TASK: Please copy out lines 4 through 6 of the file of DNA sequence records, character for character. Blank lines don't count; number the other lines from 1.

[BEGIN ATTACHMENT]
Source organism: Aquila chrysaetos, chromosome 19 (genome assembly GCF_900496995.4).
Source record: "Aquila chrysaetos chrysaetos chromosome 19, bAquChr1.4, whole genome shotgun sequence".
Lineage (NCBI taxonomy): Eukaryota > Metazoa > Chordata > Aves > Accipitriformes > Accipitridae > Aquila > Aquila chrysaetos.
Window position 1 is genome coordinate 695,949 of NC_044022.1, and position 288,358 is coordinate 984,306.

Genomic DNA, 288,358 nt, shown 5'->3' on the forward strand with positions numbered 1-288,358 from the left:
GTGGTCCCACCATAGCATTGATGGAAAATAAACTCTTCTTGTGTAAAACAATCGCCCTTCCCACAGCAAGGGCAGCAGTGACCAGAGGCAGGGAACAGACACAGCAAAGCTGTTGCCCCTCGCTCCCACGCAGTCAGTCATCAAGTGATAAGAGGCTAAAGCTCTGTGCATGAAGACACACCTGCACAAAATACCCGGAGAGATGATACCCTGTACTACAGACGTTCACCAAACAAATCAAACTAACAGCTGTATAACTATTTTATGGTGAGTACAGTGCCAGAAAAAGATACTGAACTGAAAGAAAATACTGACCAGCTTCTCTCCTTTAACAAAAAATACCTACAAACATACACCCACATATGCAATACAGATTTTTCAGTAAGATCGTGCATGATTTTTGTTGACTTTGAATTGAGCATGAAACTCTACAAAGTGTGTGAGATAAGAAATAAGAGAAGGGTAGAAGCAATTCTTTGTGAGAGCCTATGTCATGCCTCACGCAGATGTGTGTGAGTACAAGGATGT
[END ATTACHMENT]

Window position 1 is genome coordinate 695,949 of NC_044022.1, and position 288,358 is coordinate 984,306.

Genomic DNA, 288,358 nt, shown 5'->3' on the forward strand with positions numbered 1-288,358 from the left:
GTGGTCCCACCATAGCATTGATGGAAAATAAACTCTTCTTGTGTAAAACAATCGCCCTTCCCACAGCAAGGGCAGCAGTGACCAGAGGCAGGGAACAGACACAGCAAAGCTGTTGCCCCTCGCTCCCACGCAGTCAGTCATCAAGTGATAAGAGGCTAAAGCTCTGTGCATGAAGACACACCTGCACAAAATACCCGGAGAGATGATACCCTGTACTACAGACGTTCACCAAACAAATCAAACTAACAGCTGTATAACTATTTTATGGTGAGTACAGTGCCAGAAAAAGATACTGAACTGAAAGAAAATACTGACCAGCTTCTCTCCTTTAACAAAAAATACCTACAAACATACACCCACATATGCAATACAGATTTTTCAGTAAGATCGTGCATGATTTTTGTTGACTTTGAATTGAGCATGAAACTCTACAAAGTGTGTGAGATAAGAAATAAGAGAAGGGTAGAAGCAATTCTTTGTGAGAGCCTATGTCATGCCTCACGCAGATGTGTGTGAGTACAAGGATGT